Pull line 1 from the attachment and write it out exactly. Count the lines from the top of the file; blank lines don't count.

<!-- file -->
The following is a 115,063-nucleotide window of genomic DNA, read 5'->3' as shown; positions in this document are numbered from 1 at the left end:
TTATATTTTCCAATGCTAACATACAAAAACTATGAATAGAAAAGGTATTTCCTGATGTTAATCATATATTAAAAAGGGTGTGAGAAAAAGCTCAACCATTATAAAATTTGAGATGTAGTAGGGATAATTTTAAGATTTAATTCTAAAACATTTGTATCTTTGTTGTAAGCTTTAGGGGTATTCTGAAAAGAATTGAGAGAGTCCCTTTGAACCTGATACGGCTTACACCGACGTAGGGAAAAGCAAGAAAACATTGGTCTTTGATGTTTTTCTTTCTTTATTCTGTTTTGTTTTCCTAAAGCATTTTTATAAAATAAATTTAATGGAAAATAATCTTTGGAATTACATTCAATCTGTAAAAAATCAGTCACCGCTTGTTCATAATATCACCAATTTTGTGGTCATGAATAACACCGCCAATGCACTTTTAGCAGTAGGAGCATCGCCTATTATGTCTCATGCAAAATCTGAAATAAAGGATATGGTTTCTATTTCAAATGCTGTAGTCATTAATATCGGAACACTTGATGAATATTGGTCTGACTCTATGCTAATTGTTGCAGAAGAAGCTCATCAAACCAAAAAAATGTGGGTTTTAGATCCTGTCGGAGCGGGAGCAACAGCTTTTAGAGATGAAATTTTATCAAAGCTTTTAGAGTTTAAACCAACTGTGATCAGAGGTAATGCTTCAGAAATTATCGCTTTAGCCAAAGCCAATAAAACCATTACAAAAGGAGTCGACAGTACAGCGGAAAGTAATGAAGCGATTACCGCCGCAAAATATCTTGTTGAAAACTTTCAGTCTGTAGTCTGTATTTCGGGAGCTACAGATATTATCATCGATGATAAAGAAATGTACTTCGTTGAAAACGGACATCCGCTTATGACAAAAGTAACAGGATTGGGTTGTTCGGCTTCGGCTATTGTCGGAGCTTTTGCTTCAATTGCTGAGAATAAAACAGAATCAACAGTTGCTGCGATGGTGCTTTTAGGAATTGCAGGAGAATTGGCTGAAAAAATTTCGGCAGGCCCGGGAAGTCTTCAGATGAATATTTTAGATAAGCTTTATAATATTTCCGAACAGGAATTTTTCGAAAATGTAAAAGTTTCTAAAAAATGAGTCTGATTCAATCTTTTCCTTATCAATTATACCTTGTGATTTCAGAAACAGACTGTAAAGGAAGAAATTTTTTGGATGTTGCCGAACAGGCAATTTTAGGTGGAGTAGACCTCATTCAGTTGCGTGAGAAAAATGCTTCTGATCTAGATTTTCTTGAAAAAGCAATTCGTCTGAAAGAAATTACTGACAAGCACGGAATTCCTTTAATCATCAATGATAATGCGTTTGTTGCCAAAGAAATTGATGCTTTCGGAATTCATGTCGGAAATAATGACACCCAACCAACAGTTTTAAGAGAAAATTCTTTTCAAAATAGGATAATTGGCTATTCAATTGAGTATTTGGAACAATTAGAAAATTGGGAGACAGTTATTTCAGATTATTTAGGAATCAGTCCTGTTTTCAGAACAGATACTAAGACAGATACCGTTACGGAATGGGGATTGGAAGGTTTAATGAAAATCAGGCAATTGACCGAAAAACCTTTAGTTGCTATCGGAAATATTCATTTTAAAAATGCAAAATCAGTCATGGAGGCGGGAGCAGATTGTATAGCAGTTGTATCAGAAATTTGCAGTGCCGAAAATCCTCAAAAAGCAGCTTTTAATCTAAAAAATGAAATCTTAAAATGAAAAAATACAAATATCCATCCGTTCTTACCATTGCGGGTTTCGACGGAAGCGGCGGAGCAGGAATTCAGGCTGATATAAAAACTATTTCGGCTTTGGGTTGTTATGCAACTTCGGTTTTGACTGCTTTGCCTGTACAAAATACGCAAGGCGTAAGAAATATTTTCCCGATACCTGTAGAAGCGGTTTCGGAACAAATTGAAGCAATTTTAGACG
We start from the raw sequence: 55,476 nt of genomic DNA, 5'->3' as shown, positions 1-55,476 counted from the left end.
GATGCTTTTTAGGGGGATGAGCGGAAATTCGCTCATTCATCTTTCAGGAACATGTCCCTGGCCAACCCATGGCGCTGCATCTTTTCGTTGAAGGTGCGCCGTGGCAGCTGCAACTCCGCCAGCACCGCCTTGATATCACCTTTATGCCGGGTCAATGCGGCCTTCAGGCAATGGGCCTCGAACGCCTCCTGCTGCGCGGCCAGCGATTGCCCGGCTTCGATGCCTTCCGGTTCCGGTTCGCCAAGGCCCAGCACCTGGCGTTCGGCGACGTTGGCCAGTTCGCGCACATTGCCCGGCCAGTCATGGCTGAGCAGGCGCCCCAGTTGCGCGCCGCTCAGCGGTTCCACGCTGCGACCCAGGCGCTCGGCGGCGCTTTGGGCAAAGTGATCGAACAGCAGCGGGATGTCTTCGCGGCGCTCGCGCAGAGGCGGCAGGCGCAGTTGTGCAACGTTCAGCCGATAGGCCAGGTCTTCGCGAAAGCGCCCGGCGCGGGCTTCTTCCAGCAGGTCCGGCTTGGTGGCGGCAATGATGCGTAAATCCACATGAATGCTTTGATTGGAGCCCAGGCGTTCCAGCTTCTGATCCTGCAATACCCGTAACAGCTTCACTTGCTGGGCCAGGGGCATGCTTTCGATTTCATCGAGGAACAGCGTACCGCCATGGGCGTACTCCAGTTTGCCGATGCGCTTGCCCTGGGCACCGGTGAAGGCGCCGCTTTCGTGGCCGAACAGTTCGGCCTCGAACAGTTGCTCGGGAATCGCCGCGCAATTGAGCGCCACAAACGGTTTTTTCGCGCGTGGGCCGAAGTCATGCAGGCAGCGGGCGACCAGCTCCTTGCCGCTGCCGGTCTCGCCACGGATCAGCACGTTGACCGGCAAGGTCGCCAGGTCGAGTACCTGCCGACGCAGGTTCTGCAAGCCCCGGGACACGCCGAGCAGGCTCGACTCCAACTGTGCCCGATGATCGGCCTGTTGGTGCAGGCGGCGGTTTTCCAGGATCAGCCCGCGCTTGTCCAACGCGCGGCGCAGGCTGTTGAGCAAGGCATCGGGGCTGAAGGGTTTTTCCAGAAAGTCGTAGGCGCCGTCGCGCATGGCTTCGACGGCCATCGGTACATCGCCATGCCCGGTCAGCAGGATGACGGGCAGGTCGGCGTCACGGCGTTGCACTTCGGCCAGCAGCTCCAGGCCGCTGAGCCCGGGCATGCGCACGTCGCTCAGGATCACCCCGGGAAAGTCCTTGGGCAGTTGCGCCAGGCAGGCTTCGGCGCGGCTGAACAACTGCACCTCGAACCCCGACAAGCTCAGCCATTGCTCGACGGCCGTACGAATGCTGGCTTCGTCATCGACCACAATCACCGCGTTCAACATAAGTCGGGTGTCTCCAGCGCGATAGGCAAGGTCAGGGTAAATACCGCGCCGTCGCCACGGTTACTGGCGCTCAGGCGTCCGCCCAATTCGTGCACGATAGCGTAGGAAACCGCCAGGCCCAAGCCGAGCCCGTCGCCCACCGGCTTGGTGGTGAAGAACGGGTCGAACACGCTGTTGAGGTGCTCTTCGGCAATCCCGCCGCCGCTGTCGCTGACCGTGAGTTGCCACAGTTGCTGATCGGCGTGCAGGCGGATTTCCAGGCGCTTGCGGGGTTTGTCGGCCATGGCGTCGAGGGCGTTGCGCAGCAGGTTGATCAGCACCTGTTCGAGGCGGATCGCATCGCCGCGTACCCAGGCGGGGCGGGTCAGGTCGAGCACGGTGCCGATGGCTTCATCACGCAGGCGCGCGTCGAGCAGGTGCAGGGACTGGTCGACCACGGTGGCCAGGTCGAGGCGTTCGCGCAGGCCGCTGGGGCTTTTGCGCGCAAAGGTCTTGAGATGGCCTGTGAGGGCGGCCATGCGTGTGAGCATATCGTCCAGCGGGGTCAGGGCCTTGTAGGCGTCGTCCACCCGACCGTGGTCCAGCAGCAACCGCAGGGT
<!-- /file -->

The following is a 115,063-nucleotide window of genomic DNA, read 5'->3' as shown; positions in this document are numbered from 1 at the left end: